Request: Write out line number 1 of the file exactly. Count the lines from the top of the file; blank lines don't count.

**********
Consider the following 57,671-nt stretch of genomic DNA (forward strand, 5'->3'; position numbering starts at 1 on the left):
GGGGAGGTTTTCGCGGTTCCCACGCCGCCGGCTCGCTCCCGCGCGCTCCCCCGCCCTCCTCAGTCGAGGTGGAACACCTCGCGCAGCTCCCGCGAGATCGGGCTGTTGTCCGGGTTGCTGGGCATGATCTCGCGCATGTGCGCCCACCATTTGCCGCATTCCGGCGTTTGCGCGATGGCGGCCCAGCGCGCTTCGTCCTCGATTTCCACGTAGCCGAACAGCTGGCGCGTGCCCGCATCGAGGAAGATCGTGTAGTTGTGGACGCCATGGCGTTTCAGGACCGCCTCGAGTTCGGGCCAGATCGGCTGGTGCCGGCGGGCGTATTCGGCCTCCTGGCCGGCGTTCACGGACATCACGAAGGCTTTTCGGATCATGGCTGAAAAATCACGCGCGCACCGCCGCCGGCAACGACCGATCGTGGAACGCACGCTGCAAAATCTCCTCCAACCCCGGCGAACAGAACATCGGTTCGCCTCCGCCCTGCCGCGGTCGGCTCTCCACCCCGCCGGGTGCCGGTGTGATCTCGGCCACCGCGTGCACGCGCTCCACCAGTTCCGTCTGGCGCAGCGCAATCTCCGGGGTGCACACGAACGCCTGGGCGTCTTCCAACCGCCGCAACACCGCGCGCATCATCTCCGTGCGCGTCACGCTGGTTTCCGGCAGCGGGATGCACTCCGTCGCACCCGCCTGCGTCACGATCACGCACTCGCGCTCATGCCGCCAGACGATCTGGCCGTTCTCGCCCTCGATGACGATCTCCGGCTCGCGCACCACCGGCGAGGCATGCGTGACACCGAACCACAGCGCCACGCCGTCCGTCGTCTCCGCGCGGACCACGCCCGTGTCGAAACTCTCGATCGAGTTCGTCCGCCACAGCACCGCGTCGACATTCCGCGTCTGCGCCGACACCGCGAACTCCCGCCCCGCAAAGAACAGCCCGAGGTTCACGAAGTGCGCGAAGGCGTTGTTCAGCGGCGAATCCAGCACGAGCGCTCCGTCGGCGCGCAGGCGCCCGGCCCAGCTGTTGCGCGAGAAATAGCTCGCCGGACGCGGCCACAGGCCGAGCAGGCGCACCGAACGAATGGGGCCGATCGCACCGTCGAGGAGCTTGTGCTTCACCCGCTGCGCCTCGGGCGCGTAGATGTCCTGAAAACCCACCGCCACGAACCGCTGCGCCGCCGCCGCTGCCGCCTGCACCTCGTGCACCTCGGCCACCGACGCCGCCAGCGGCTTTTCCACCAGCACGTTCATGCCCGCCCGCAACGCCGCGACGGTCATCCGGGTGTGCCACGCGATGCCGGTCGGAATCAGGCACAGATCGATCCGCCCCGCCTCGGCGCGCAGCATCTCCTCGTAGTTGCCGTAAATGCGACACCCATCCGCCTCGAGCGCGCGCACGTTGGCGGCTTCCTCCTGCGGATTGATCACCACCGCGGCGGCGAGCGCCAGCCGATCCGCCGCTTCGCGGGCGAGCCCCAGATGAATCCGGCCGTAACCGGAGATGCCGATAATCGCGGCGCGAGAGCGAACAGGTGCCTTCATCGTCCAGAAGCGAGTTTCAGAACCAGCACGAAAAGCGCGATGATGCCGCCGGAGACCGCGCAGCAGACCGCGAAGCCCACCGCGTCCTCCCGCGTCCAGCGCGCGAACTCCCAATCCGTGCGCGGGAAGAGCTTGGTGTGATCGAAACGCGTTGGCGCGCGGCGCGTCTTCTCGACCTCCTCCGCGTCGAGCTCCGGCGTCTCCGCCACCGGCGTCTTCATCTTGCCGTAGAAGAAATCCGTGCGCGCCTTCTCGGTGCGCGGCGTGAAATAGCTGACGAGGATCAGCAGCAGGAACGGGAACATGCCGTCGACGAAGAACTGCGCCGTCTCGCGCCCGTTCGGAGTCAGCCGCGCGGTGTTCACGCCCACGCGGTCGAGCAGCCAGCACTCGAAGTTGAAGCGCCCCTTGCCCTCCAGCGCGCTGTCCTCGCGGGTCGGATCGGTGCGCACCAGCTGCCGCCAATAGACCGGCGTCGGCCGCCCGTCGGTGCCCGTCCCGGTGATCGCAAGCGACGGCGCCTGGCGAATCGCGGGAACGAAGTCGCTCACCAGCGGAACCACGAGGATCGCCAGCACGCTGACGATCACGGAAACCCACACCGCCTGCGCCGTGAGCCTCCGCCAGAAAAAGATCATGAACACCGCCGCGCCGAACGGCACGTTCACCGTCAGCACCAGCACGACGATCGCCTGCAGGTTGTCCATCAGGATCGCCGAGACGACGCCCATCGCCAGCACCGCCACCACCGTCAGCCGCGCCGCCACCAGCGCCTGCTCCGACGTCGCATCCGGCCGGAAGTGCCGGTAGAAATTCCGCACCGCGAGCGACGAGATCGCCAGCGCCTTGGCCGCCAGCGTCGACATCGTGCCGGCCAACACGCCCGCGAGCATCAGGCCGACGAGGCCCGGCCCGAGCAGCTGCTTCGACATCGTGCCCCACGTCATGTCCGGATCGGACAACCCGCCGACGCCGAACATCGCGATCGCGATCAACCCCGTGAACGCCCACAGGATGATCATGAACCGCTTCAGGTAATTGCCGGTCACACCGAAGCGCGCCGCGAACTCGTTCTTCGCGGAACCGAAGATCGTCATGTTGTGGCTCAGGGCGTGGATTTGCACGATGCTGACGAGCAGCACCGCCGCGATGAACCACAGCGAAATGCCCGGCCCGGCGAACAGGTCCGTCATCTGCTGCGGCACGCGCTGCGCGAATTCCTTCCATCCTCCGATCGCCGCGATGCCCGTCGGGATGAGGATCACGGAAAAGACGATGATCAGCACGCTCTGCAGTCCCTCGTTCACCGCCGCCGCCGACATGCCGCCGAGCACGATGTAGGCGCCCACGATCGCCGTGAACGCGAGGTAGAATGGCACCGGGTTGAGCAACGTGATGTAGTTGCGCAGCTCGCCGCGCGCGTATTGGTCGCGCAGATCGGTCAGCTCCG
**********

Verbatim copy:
Consider the following 57,671-nt stretch of genomic DNA (forward strand, 5'->3'; position numbering starts at 1 on the left):